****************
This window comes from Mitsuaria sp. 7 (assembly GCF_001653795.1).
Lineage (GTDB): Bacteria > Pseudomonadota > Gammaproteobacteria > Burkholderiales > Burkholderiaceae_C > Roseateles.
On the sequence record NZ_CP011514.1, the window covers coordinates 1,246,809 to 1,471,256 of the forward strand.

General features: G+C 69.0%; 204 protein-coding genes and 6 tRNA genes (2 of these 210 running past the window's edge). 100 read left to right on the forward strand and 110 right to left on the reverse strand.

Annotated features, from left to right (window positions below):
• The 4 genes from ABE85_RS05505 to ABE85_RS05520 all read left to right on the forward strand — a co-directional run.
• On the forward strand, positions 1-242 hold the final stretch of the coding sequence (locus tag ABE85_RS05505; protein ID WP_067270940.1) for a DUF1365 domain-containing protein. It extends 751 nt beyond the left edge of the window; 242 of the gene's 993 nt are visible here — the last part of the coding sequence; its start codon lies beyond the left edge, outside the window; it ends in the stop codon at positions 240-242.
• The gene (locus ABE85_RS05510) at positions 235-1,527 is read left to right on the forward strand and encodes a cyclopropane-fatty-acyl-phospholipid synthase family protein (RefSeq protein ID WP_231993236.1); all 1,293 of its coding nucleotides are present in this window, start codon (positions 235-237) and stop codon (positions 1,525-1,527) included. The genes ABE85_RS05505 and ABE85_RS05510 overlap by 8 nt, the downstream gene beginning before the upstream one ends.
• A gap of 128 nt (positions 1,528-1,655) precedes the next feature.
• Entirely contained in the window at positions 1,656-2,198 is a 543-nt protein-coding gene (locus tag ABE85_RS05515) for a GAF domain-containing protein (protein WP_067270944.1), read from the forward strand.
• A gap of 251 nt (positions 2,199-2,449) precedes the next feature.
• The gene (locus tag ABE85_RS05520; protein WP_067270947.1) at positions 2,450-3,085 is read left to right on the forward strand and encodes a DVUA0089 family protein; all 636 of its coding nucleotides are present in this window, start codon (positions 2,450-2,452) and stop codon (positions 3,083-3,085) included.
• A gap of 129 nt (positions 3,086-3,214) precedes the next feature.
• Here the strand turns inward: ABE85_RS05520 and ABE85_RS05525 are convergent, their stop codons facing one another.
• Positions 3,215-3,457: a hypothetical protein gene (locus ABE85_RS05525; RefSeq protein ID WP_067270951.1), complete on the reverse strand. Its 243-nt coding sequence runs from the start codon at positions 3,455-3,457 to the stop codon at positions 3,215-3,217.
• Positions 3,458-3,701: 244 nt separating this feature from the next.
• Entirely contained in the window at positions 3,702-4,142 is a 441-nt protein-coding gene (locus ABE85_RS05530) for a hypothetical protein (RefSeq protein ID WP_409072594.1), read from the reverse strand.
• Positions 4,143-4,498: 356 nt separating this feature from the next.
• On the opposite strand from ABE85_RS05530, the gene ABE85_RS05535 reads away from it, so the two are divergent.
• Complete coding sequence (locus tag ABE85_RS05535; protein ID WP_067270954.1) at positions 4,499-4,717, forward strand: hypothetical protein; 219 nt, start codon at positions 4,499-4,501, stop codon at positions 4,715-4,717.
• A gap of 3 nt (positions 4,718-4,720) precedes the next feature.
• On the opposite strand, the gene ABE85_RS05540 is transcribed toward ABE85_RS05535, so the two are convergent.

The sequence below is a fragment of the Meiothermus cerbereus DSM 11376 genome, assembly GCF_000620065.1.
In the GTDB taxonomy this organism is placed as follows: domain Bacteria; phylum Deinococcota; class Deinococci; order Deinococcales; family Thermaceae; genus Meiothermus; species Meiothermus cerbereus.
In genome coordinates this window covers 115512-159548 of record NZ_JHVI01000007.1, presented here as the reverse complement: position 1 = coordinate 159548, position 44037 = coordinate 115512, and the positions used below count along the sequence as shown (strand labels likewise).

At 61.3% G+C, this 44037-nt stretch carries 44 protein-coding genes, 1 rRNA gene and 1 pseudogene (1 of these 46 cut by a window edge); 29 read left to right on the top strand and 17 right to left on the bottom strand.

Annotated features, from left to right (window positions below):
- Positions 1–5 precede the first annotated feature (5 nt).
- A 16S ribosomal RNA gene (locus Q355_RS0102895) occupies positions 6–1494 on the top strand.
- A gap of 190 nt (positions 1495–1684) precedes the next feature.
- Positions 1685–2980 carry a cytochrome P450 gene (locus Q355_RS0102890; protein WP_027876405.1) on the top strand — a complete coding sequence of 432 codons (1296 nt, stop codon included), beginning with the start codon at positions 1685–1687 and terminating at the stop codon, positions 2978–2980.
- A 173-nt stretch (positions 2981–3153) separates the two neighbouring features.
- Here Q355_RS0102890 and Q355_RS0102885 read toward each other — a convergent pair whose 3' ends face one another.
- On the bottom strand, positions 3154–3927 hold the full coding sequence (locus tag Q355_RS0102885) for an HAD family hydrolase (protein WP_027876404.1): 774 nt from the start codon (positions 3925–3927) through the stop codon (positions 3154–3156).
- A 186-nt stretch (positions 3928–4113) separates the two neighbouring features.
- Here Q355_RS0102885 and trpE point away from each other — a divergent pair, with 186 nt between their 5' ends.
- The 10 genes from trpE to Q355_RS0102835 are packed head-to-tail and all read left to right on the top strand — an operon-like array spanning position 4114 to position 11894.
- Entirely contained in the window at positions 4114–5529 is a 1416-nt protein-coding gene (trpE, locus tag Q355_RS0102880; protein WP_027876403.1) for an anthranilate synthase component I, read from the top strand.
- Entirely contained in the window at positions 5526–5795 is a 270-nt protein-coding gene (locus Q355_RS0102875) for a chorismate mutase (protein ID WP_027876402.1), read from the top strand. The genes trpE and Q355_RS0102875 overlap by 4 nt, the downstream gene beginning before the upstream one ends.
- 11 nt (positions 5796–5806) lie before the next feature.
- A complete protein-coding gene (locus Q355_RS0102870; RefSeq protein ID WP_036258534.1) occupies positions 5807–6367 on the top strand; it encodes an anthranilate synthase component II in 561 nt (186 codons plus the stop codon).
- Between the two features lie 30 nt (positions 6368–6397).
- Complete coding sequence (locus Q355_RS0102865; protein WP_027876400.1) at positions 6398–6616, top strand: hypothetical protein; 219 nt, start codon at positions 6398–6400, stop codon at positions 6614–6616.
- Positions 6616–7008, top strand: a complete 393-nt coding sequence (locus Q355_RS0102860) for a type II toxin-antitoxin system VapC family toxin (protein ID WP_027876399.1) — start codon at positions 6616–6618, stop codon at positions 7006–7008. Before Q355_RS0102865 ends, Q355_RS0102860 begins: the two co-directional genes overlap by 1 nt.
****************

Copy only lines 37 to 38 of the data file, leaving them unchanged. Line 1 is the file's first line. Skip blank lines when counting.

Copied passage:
- The 10 genes from trpE to Q355_RS0102835 are packed head-to-tail and all read left to right on the top strand — an operon-like array spanning position 4114 to position 11894.
- Entirely contained in the window at positions 4114–5529 is a 1416-nt protein-coding gene (trpE, locus tag Q355_RS0102880; protein WP_027876403.1) for an anthranilate synthase component I, read from the top strand.